St. Teresa of Ávila, O.C.D.
In the hands of the Spanish Inquisition at that time, Teresa's Life was commonly believed to be the weight in the scale of whether to call her experiences heretical or not. Her humility and claims that "I am not meant for writing; I have neither the health nor the wits for it" almost prevented Teresa from composing The Interior Castle. However, according to a letter written by Fray Diego, one of Teresa's former confessors, Teresa was finally convinced to write her book after she received a vision from God. Diego wrote that God revealed to Teresa:
- "...a most beautiful crystal globe, made in the shape of a castle, and containing seven mansions, in the seventh and innermost of which was the King of Glory, in the greatest splendour, illumining and beautifying them all. The nearer one got to the centre, the stronger was the light; outside the palace limits everything was foul, dark and infested with toads, vipers and other venomous creatures."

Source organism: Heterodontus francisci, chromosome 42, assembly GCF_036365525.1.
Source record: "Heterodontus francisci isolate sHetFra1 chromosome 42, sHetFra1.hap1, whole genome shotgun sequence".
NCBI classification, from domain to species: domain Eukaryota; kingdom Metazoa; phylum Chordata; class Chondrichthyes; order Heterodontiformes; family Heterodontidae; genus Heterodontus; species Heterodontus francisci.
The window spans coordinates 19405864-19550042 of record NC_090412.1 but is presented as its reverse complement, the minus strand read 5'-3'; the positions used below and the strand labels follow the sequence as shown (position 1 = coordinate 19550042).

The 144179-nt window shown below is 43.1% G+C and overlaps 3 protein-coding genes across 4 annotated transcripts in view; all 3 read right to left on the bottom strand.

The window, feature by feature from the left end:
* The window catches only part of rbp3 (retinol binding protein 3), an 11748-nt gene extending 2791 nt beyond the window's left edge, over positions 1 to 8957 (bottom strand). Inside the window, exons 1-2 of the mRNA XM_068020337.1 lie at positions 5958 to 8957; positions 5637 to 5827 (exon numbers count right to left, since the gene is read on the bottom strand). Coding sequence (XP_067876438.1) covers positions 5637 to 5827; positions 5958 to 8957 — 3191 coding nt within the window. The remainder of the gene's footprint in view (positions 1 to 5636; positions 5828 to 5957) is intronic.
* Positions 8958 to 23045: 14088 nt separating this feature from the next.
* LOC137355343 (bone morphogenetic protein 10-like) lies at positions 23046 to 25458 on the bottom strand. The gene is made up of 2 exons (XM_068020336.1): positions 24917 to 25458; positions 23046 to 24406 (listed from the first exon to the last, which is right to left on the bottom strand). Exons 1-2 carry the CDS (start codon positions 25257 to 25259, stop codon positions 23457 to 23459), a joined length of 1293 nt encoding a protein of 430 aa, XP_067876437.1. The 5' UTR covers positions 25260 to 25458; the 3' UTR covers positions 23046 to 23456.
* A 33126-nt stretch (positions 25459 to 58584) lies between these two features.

With that, The Interior Castle was born. It contained the basis for what she felt should be the ideal journey of faith, comparing the contemplative soul to a castle with seven successive interior courts, or chambers, analogous to the seven mansions. It is also not unduly speculative that living in a walled city like Ávila, not to mention a Carmelite monastery, must have influenced her thinking from an interior perspective. This concept of an interior life is still important in Spanish thinking in the 21st century.
The first English translation was published in 1675; the second in London by the Rev. John Dalton, in 1852; and the third by the nuns of Stanbrook Abbey in 1912.